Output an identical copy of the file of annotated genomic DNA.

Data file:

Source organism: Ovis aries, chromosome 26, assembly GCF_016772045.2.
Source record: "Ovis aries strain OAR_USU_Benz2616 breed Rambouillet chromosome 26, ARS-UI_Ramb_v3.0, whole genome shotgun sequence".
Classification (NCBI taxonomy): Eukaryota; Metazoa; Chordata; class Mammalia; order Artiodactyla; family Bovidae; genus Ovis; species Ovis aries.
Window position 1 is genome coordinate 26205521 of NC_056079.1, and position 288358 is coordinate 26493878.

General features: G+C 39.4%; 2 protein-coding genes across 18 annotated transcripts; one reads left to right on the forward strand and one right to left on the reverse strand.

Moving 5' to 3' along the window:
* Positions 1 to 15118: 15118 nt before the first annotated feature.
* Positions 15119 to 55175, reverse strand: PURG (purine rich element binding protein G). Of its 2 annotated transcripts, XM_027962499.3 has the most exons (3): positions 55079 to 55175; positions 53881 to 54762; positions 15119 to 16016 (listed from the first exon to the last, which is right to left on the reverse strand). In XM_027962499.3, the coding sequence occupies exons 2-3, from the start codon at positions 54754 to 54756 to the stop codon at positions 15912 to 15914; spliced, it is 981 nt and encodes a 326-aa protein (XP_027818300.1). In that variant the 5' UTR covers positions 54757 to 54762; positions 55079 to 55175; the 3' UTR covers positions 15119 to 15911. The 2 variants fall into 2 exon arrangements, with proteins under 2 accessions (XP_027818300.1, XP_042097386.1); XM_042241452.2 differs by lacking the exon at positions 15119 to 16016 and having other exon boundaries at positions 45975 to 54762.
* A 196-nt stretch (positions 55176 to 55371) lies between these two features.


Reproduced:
Source organism: Ovis aries, chromosome 26, assembly GCF_016772045.2.
Source record: "Ovis aries strain OAR_USU_Benz2616 breed Rambouillet chromosome 26, ARS-UI_Ramb_v3.0, whole genome shotgun sequence".
Classification (NCBI taxonomy): Eukaryota; Metazoa; Chordata; class Mammalia; order Artiodactyla; family Bovidae; genus Ovis; species Ovis aries.
Window position 1 is genome coordinate 26205521 of NC_056079.1, and position 288358 is coordinate 26493878.

General features: G+C 39.4%; 2 protein-coding genes across 18 annotated transcripts; one reads left to right on the forward strand and one right to left on the reverse strand.

Moving 5' to 3' along the window:
* Positions 1 to 15118: 15118 nt before the first annotated feature.
* Positions 15119 to 55175, reverse strand: PURG (purine rich element binding protein G). Of its 2 annotated transcripts, XM_027962499.3 has the most exons (3): positions 55079 to 55175; positions 53881 to 54762; positions 15119 to 16016 (listed from the first exon to the last, which is right to left on the reverse strand). In XM_027962499.3, the coding sequence occupies exons 2-3, from the start codon at positions 54754 to 54756 to the stop codon at positions 15912 to 15914; spliced, it is 981 nt and encodes a 326-aa protein (XP_027818300.1). In that variant the 5' UTR covers positions 54757 to 54762; positions 55079 to 55175; the 3' UTR covers positions 15119 to 15911. The 2 variants fall into 2 exon arrangements, with proteins under 2 accessions (XP_027818300.1, XP_042097386.1); XM_042241452.2 differs by lacking the exon at positions 15119 to 16016 and having other exon boundaries at positions 45975 to 54762.
* A 196-nt stretch (positions 55176 to 55371) lies between these two features.